- In a large mixing bowl, whisk together the flour, sugar, salt, and baking powder.
- Work in the butter just until the mixture is unevenly crumbly; it’s OK for some larger chunks of butter to remain unincorporated.
- Stir in the fruit, nuts and/or other mix-ins if using.
- In a separate mixing bowl, whisk together the eggs, vanilla or other flavor, and half and half or milk.
- Add the liquid ingredients to the dry ingredients and stir until all is moistened and holds together.
- Line a baking sheet with parchment; if you don’t have parchment, just use it without greasing it. Sprinkle a bit of flour atop the parchment or pan. If using a cast iron pan or skillet, line it with parchment paper. Wing it or check out this slick trick.
- Scrape the dough onto the floured parchment or pan, and divide it in half. Round each half into a 5″ circle (if you haven’t incorporated any add-ins); or a 6″ circle (if you’ve added fruit, nuts, etc.). The circles should be about 3/4″ thick. (If using a cast iron pan or other skillet, use a biscuit cutter or the top of a can or drinking glass to cut each circle into rounds of whatever size makes you happy. Arrange them in the lined pan so there is about ½” of space in between them. Mush scraps into scone-like shapes. They too will be delicious.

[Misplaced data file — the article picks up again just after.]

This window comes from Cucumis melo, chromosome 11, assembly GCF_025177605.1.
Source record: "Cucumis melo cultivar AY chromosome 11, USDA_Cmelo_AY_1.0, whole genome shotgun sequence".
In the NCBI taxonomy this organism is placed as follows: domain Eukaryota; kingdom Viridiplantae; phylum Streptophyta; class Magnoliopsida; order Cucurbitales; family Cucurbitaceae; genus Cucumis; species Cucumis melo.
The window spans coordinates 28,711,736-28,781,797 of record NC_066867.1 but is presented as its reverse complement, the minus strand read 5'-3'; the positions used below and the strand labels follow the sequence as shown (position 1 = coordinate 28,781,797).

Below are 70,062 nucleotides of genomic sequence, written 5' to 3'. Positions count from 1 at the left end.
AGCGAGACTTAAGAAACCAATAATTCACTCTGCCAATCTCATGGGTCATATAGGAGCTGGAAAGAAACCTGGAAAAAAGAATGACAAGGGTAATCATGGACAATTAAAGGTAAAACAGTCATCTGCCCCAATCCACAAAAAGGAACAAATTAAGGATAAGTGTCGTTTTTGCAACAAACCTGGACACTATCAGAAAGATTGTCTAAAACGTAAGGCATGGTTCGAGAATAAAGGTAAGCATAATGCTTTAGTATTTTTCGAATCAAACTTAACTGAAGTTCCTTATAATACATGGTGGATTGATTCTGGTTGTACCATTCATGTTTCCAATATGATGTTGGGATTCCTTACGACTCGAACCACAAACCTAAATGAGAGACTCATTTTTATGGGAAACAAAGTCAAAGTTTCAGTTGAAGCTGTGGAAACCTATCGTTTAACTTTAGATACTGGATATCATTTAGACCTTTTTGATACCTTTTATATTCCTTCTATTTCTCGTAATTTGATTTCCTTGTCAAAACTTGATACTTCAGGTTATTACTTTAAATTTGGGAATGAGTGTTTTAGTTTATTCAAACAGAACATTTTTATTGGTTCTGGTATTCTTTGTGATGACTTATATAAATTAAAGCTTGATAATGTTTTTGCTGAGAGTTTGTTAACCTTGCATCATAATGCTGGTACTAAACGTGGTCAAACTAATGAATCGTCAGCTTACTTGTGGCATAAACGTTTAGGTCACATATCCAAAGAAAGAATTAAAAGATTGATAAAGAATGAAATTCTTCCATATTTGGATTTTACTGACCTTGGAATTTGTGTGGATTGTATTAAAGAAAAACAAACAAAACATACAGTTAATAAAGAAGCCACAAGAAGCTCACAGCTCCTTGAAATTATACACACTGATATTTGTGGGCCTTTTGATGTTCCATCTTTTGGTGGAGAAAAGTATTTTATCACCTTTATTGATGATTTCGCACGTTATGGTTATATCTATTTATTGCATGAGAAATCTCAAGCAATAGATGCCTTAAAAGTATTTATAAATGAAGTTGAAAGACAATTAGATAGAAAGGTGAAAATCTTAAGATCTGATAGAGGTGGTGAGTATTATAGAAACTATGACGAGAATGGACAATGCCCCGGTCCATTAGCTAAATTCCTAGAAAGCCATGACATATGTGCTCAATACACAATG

- Brush each circle with milk, and sprinkle with coarse white sparkling sugar or cinnamon sugar, if desired.
- If making wedge shaped scones: slice each circle into 6 wedges, using a knife or bench knife that you’ve run under cold water. Carefully pull the wedges away from the center to separate them just a bit; there should be about 1/2″ space between them, at their outer edges.
- For best texture and highest rise, place the pan of scones (on just the parchment if that is easier to fit) in the freezer for 30 minutes, uncovered. Chilling the scones relaxes the gluten in the flour, which makes the scones more tender and allows them to rise higher. It also chills the fat, which will make the scones a bit flakier. While the scones are chilling, preheat the oven to 425°F.
- Bake the scones for 20 to 25 minutes, or until they’re golden brown (mine were smaller, and done in 20). When you pull one away from the others, it should look baked all the way through; the edge shouldn’t look wet or unbaked.
- Remove the scones from the oven, and cool briefly on the pan. Serve warm. They’re delicious as is, but add butter and/or jam, if you like.
- When the scones are completely cool, wrap them in plastic and store at room temperature for up to several days. To reheat room-temperature scones, place on a baking sheet, tent lightly with foil, and warm in a preheated 350°F oven for about 10 minutes.
Make ahead: This is straight from the KAF Bakers Tips, but I had to include it here too because it was a revelation: “Want to make scones well ahead of time? Simple. After the unbaked scones’ 30 minutes in the freezer (or whenever they’re frozen solid), place them in a zip-top plastic bag. Return to the freezer, and store for up to a month. Bake as directed (without thawing), adding a couple of extra minutes if needed.”